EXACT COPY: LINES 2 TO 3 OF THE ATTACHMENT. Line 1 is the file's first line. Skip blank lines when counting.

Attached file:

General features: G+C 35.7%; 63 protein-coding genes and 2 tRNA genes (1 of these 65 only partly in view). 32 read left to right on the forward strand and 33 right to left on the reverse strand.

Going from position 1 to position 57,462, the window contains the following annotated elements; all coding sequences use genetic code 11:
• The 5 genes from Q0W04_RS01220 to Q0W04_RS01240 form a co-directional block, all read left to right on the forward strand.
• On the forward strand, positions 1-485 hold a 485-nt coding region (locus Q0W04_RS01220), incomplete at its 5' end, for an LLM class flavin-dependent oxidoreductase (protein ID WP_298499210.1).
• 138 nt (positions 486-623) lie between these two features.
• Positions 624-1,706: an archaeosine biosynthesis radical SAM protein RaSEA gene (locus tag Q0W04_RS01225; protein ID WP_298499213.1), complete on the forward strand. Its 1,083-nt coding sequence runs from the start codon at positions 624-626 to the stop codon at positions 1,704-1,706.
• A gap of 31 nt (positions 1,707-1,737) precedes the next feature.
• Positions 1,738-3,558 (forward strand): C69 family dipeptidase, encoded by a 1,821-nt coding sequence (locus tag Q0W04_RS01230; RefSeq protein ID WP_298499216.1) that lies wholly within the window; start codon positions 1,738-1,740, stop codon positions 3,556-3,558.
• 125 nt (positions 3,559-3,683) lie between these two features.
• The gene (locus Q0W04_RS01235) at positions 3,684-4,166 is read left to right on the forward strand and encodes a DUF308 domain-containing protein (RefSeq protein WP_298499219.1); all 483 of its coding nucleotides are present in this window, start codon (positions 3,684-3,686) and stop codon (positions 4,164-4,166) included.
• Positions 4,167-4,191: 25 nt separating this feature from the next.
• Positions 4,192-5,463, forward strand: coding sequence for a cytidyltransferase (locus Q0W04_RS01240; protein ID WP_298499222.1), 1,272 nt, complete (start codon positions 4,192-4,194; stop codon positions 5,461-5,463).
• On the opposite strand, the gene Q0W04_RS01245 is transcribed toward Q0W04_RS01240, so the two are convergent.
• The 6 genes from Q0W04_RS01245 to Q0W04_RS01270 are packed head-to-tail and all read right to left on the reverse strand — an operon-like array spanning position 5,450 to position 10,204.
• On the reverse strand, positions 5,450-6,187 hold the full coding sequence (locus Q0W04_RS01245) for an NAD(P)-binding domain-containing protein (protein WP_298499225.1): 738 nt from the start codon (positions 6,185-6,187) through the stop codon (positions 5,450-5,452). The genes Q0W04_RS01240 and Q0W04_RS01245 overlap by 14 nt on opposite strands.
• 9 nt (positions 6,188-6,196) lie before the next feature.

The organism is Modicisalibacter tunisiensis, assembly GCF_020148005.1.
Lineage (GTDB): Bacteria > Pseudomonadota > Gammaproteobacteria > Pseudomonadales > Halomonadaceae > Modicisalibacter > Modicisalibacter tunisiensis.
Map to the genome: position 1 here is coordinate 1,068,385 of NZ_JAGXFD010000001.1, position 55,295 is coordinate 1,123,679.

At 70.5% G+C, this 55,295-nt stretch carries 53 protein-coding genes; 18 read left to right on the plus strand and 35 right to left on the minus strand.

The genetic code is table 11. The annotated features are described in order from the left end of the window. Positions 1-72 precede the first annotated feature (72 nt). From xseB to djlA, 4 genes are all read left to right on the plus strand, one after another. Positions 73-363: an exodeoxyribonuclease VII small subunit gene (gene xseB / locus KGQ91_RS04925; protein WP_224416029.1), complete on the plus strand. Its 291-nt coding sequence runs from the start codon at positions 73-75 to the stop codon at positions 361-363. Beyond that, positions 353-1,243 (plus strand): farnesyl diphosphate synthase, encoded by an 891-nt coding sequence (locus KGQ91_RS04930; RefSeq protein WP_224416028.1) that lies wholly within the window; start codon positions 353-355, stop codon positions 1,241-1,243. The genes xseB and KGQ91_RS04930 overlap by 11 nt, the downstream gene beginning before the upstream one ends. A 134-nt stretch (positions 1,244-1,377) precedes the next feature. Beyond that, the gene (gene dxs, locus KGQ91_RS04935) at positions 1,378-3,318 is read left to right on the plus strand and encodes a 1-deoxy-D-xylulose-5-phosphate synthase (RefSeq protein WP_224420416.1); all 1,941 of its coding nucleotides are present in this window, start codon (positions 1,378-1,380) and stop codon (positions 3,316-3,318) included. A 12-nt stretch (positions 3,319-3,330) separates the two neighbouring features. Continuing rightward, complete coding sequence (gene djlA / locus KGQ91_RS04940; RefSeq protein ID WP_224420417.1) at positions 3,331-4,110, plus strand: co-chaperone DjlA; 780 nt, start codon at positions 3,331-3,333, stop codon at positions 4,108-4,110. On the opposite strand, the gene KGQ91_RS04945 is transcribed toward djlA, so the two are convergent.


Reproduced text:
Going from position 1 to position 57,462, the window contains the following annotated elements; all coding sequences use genetic code 11:
• The 5 genes from Q0W04_RS01220 to Q0W04_RS01240 form a co-directional block, all read left to right on the forward strand.